This Week in History: April 12

FDR delivering a “fireside chat.”

Council on Foreign Relations

FDR delivering a “fireside chat.”

On April 12, 1945, Franklin Delano Roosevelt, the 32nd president of the United States, passed away, leaving a void felt deeply by many across the nation. His enduring twelve-year presidency and leadership during the Great Depression and Second World War demand him a spot among the most influential statesmen of the modern era. 

Born in New York in 1882 and inspired by his distant relative (the future President Theodore Roosevelt), he attended Harvard and Columbia and went into politics. During the First World War, he served as Assistant Secretary of the Navy, and later went directly to the field in 1918, brushing shoulders with the famous international names of Winston Churchill, King George V, and Georges Clemenceau, among others. 

After nearly a decade out of politics, he was elected as Governor of New York in 1929, months before the United States stock market crashed on Black Tuesday. To deal with this, Roosevelt implemented reform and relief at a state-wide level, installing plans such as pensions and unemployment insurance. 

By the presidential election of 1932, democrats across the nation looked to FDR to better the economic crisis plaguing the country. His “New Deal” plan won him the vote, promising a brighter future for the American economy in the form of economic stability, financial reform, social welfare, and various public works programs. In his famous inaugural address he attempted to assuage the people, promising that they had “nothing to fear but fear itself.”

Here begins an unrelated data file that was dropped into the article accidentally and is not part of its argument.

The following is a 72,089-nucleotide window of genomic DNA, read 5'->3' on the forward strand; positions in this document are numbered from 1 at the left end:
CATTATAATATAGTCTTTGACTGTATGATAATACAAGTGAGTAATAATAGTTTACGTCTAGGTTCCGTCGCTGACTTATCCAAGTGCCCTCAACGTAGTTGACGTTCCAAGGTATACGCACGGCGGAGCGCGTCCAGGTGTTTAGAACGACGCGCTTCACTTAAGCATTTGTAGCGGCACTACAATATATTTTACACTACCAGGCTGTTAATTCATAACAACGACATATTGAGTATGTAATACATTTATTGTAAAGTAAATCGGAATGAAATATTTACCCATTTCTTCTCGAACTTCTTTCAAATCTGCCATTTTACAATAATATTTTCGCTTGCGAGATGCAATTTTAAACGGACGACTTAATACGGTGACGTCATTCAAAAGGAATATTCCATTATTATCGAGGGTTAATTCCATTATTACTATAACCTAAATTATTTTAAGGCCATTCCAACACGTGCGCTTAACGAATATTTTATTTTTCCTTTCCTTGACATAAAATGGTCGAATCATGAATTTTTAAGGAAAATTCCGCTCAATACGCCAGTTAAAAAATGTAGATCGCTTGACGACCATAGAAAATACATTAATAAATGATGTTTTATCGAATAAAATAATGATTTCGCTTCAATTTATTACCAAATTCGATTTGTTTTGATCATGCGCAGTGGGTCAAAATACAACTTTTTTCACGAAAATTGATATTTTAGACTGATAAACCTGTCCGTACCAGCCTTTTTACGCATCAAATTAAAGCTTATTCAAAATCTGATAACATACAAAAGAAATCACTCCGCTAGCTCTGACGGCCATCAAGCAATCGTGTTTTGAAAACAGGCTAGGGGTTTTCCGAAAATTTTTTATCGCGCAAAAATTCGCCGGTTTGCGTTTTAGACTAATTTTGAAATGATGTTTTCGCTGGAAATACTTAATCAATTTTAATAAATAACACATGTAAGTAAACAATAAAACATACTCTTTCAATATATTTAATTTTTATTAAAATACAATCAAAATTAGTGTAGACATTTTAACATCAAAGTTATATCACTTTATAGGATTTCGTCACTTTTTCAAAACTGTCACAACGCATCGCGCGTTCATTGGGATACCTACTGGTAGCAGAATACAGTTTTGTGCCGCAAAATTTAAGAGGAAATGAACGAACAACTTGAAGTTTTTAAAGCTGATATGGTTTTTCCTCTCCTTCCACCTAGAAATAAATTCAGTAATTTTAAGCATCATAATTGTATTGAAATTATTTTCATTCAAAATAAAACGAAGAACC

In the “first hundred days” of his presidency, he pushed legislation that aimed to revive the American economy, reform the banking system, and save wilting agricultural industries. FDR implemented his wide-reaching New Deal reforms in many other areas. The Wagner Act of 1935 allotted more power to labor unions and the Social Security Act installed a framework to care for the needy, a pivotal step in social welfare. Although Roosevelt’s efforts bettered the American economy, only the mobilization of industry in the Second World War could pull the nation out of the crisis.

In late 1941, Japan attacked Pearl Harbor and Nazi Germany declared war on the United States, lassoing Americans into the biggest and most deadliest war in history. FDR immediately called for the mobilization of industry and military, using powerful American industry to fuel the war effort. America engaged in a two front war in Europe and the Pacific. Months before Germany’s surrender, Roosevelt passed away, never seeing final victory over Japan or Germany. 

The Allied Powers [from left to right: Soviet Premier Stalin, President Roosevelt, and Prime Minister Churchill] meet at Tehran in 1943.

Roosevelt’s legacy lives on in America several decades later. Through his action-packed twelve years in office, he guided America out of economic and social collapse, laying the foundation for American affluence and a prosperous economy in the postwar era.